The Tasty Dug-Out Is Cheesy Bread Paradise

Michael Landrum launches a khachapuri cafe inside Ray’s Hell Burger.
The Tasty Dug-Out's Khachapuri with marigold butter, brined cheese, and adjika, a red-pepper condiment. Photograph by Scott Suchman.
The Tasty Dug-Out's Khachapuri with marigold butter, brined cheese, and adjika, a red-pepper condiment. Photograph by Scott Suchman.

When Michael Landrum quietly opened the Tasty Dug-Out inside Ray’s Hell Burger in Arlington, our first thought was that the restaurateur had turned his meaty talent to ballpark hot dogs. Until, that is, we saw the descriptor on the menu: “Modern Zemblan” cuisine.

It turns out the Dug-Out has nothing to do with baseball, and the cuisine of Zembla is fictional, a reference to Vladimir Nabokov’s novel Pale Fire. The restaurant within a restaurant—done up with vintage Soviet posters and sectioned off behind wooden bookshelves—serves chilled vodkas, smoked salmon, exotic teas, and other real-life Russian, Georgian, and Mediterranean fare. More than the steaks and burgers Landrum has built a career on, the eclectic dishes here hint at his personal travels.

The Tasty Dug-Out
A pot of blooming tea at the Tasty Dug-Out. Photograph by Scott Suchman.

“Real ryes”—thin, malty slices of bread topped with goat cheese ($4) or smoked salmon ($5)—may beckon from the snacks section, especially if you’re sipping a chilled shot of honeysuckle-scented liquor ($8). Resist the call. The only real bread you need is “dug-out”—Landrum’s nickname for khachapuri, the Georgian cheese bread that resembles a pillowy canoe. The simplest version ($11) is filled with melty brined cheese and a runny egg. A marigold-infused pat of butter imparts a beautifully golden sheen, and the whole thing is set off by a spicy dollop of adjika, a pepper sauce common to the Caucasus Mountains region. The combination is addictive—the kind of dish you tear through without even thinking. Round it out with kharcho ($8 to $12), a Georgian lamb-and-rice soup. The bowls arrive with generous portions of barberry-and-walnut-studded lamb pilaf surrounded by braised hunks of meat; a fragrant tomato broth is poured tableside from a decorative teapot.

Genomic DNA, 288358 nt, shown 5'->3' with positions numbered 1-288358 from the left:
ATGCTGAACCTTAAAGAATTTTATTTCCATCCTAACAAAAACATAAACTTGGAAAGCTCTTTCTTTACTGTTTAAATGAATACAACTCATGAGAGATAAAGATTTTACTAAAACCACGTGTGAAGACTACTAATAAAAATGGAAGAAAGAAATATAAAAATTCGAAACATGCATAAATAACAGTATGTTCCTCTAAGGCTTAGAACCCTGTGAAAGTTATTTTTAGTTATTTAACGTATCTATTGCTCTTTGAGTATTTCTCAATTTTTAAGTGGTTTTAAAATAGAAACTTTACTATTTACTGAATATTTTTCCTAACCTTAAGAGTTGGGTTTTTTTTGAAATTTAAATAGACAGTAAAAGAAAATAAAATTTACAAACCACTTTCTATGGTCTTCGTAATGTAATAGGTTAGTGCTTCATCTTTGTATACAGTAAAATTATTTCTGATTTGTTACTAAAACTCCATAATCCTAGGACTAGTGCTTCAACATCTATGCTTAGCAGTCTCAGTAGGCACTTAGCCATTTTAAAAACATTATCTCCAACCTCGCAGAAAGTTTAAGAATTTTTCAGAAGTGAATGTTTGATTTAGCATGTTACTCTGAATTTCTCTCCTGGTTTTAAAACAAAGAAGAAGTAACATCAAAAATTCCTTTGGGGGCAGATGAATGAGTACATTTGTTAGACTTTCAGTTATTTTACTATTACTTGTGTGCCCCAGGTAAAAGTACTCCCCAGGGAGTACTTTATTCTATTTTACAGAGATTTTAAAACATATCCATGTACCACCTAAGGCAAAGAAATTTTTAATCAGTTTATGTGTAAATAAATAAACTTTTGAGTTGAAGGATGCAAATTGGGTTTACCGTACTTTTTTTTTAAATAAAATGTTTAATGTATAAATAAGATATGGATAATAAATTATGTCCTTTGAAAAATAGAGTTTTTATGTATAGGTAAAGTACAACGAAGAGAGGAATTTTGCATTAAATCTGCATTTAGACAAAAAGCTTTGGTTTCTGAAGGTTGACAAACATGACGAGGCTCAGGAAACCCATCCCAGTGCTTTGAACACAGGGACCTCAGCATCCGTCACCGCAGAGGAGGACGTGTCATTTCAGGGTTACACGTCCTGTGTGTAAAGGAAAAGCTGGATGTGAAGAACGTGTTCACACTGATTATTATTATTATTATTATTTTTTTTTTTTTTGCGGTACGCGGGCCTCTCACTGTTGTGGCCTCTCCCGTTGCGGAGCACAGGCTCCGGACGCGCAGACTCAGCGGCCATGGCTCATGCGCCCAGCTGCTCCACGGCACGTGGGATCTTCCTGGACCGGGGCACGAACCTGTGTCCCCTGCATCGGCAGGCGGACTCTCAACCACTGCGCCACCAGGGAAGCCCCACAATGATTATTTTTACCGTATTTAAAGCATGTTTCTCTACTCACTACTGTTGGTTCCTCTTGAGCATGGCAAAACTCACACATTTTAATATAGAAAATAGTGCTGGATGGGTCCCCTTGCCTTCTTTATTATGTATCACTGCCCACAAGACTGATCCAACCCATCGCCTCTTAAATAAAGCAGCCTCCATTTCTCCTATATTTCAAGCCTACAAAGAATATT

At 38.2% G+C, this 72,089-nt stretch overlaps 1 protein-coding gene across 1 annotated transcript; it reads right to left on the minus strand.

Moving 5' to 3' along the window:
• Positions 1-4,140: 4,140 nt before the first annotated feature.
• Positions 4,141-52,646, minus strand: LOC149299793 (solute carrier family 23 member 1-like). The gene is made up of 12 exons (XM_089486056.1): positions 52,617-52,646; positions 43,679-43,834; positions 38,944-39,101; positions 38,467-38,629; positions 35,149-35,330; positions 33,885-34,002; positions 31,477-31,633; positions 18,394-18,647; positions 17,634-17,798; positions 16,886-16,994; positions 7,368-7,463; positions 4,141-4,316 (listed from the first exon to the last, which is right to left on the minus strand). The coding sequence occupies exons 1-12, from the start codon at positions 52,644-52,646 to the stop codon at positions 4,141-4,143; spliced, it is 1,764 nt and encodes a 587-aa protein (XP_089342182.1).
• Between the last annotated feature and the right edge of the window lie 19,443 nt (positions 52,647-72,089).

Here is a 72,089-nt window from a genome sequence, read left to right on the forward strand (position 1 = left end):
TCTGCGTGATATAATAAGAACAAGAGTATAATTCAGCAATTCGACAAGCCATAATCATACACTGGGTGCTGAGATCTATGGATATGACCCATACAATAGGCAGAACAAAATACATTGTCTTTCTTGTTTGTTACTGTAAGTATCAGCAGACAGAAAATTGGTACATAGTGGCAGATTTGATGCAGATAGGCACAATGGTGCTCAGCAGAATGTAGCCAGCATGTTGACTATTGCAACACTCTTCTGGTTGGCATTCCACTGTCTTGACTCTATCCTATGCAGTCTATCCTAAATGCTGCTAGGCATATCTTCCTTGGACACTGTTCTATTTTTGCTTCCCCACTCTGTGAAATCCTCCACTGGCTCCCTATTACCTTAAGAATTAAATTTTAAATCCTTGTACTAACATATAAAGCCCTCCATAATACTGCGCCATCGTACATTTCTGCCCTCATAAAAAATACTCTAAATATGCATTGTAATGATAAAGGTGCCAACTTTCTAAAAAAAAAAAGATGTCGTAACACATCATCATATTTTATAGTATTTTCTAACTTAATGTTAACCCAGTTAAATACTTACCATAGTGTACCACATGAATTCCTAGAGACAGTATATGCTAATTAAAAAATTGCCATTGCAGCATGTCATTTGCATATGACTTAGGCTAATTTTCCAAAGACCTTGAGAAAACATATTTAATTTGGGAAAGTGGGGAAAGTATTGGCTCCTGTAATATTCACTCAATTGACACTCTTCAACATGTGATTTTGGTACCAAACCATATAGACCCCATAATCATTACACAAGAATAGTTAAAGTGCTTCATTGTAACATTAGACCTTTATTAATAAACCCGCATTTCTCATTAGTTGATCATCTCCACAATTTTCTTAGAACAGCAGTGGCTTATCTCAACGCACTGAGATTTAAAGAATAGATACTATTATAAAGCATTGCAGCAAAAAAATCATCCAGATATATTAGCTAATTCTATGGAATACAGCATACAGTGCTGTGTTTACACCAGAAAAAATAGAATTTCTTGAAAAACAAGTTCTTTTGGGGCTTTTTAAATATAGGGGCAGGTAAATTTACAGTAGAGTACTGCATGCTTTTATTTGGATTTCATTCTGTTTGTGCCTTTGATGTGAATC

But if you’re here for khachapuri alone, five variations built upon the original are well worth exploring (and sharing—they can satisfy two). We couldn’t stop digging into the Khan ($17), decked out with a version of the zesty steak tartare Landrum made famous at his nearby Ray’s the Steaks, or the Tsarina’s Delight ($17), crowned with smoked salmon, caviar, onion, and dill. Another category of dug-out combines two comfort dishes—khachapuri filled with shakshuka ($12), an Israeli specialty of eggs poached in spiced tomato sauce. The result is something like a North African riff on deep-dish pizza—especially when you toss in add-ons such as artichokes or fat slices of pepperoni.

Pots of blooming tea ($8)—jasmine-wrapped bundles that blossom in hot water—make a soothing end to the meal, and they best the stiff Greek pastries ($5) often recommended as an accompaniment.

Not everything on the menu shines—or would fit into a thrifty diner’s budget, as is the case with a small selection of steaks. But when it comes to khachapuri, Landrum has scored a home run.

This article appears in our June 2016 issue of Washingtonian.

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